Regional Business Roundup: Cafe Assisi, Patriot Place Expansion and More
A look at this week's business news from the area.
Derek DiBiase has run the Assisi Café in Wrentham for about a decade, but he said he’s been working in the restaurant business for a lot longer.
“I grew up in an Italian family,” he said. “A lot of our great experience together took place around the dinner table. It was like a community kitchen, all my friends would come over.”
Kraft Group Presents Plans to Expand Patriot Place
Expressing a desire to expand its business opportunities at Patriot Place, Kraft Group representatives unveiled plans to the planning board Thursday to add a second hotel, “quick-serve” restaurant and a “daily needs” retailer adjacent to Route 1 complex's North Marketplace.
Dan Krantz, the Kraft Group’s director of site development, briefed the board Thursday on plans to develop an approximately 4,500 square foot "quick-serve restaurant," a 14,000 to 16,000 square foot “daily needs retailer," and a 125 to 150-room hotel in the parking lot adjacent to Route 1 just south of the existing Renaissance Hotel. The quick-serve restaurant won't require a liquor license.
The plan, according to Foxborough Town Planner Sharon Wason, would reduce game day parking by roughly 900 spaces but the company’s traffic monitoring plan submitted in December “indicates that it should not be an issue.”
The purpose of the meeting was to give the town advanced notice of the Kraft Group’s intent to file site plan approval documents for the three proposed buildings adjacent to Patriot Place's North Marketplace.
Wason said the Kraft Group will “complete leasing arrangements, finalize designs and plans and return to the planning board for site plan approval within a 30 to 60 day window.”
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Art and Soul Tattoo Offers a History in Ink
Summary: Anna Michener started the Art and Soul Tattoo shop three years ago, but she said her love of art has gone on a lot longer than that.
“I’ve always drawn my whole life,” she said. “There are a lot of artists in the family, so I was always encouraged.”
She said she started her tattoo career at the Altered Images shop in Cumberland, Rhode Island, but she said the work was less than creative.
“I apprenticed at the bottom,” she said. “You clean toilets, go on coffee runs and do all the things that aren’t the glamorous parts of the job you don’t see on TV.”
She said she practiced all the time on whatever she could find, which was usually an orange or a grapefruit.
“Every apprenticeship is different,” she said. “It depends on the person, basically however much you impress your teacher will help get you get to the next phase.”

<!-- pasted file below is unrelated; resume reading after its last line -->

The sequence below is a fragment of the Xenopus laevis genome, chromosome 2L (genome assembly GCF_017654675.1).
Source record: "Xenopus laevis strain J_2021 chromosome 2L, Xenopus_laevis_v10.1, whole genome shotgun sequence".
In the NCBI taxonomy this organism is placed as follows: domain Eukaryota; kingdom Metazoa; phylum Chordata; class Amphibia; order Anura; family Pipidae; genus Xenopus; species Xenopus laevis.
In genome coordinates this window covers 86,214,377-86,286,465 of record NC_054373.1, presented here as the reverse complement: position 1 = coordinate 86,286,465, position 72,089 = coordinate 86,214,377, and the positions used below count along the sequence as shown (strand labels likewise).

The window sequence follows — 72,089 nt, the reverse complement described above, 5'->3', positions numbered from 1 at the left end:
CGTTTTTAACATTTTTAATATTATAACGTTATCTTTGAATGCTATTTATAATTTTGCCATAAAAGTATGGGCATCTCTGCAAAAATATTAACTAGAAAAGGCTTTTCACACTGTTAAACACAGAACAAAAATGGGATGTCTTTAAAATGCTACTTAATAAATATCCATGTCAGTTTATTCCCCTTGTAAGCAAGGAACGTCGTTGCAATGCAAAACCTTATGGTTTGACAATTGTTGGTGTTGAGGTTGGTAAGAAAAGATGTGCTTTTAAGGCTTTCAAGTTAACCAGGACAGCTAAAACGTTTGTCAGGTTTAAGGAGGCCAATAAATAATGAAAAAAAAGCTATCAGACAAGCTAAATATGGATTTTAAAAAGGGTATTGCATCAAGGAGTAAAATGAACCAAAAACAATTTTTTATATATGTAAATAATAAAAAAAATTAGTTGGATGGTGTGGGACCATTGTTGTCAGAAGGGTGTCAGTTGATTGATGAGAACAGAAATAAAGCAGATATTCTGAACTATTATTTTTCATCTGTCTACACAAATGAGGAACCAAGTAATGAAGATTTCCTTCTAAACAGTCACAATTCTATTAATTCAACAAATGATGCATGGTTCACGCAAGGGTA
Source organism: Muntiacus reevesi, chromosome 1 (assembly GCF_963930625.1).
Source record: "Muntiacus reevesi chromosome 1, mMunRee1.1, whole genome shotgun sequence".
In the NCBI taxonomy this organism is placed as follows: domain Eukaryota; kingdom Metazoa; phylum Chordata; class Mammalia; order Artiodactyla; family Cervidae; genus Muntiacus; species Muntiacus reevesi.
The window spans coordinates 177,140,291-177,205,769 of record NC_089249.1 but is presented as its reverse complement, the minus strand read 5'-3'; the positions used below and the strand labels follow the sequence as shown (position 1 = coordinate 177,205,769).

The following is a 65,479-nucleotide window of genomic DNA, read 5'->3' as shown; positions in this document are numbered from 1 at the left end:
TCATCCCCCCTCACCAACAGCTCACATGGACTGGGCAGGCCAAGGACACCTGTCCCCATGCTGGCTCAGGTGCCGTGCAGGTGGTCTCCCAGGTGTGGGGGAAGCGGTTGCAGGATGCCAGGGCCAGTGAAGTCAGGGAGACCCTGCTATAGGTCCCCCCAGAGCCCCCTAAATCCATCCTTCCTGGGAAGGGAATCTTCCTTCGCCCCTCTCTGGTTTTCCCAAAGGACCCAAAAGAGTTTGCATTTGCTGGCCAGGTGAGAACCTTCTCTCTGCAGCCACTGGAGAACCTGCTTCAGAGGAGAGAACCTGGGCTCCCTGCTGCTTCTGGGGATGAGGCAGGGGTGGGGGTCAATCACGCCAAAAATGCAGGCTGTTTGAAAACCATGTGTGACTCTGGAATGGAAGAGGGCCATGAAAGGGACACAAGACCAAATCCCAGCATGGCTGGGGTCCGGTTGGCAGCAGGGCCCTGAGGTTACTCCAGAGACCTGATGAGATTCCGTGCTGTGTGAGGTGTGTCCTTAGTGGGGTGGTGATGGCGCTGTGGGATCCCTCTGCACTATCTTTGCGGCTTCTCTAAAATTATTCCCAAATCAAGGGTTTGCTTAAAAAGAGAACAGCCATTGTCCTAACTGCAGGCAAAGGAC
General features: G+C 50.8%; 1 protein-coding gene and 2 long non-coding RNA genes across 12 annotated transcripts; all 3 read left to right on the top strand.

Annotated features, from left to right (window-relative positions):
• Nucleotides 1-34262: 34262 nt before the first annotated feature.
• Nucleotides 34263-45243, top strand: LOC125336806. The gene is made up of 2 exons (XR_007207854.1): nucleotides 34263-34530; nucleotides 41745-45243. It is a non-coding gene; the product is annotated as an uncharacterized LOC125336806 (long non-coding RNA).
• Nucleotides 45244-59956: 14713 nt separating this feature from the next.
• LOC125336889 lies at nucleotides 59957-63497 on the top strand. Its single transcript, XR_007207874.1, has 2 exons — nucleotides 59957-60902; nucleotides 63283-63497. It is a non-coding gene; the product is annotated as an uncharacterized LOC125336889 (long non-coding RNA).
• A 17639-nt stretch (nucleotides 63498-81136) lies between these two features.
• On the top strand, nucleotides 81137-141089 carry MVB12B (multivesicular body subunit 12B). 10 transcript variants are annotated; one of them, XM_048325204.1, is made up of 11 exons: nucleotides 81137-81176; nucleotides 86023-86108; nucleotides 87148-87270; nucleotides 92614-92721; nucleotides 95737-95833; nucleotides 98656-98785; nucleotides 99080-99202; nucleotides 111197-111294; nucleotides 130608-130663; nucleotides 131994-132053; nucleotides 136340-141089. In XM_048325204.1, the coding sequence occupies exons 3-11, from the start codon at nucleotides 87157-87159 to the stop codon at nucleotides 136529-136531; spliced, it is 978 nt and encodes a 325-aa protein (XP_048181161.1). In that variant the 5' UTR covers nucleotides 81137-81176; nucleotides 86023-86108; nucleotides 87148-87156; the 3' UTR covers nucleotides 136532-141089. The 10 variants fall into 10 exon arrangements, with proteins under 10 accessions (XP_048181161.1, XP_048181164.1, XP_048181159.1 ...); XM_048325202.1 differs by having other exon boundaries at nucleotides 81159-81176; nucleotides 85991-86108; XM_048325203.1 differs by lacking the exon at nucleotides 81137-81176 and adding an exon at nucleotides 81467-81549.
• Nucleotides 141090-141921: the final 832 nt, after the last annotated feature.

She said she also sometimes did her early work on some extremely good friends.
“They’re still good friends, so that’s a good sign,” she said.
New Deal Close For Nearby Casino, Governor Says
Governor Deval Patrick and the Mashpee Womponoag Tribe reportedly close to finalizing an agreement for a $500 million casino 10 miles from Easton on the intersection of Route 140 and Route 24 in Taunton.
Patrick said Thursday that his administration has reached an agreement-in-principle on a revised casino compact with the Mashpee Womponoag tribe, according to the Boston Herald.
Barrowsville Station in Norton a Family Tradition
Albert Brazao has had a long time in the food industry, even before he was born you might say. Brazao said his father was his inspiration, as he was a chef all of Brazao’s life and beyond.
He took over the Barrowsville Station in 2007, after moving in and changing around what was at the time strictly a liquor store.
“I drove around the neighborhood and I thought that if we put in food it would attract a lot more people,” Brazao said. “When we bought this place in May of 2007, a year later the kitchen was open and ready to go.”
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Summary: The Colonel Blackinton Inn has stood in Attleboro for more than 150 years, and owner Antony Canova said he wants the long-standing icon to continue. The Attleboro treasure serves as a place to stay overnight, or just to stop by for a good meal.
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Fruitland in Seekonk a Local Tradition
Summary: Dave Foster of Quality Fruitland in Seekonk said he is the fourth generation of his family to run the shop for more than 56 years.
“My great grandfather and grandfather opened it in 1957,” he said.
Foster said the main difference between his shop and a chain market would have to be the local connections. He said they buy as much as they can locally, as the seasons allow.
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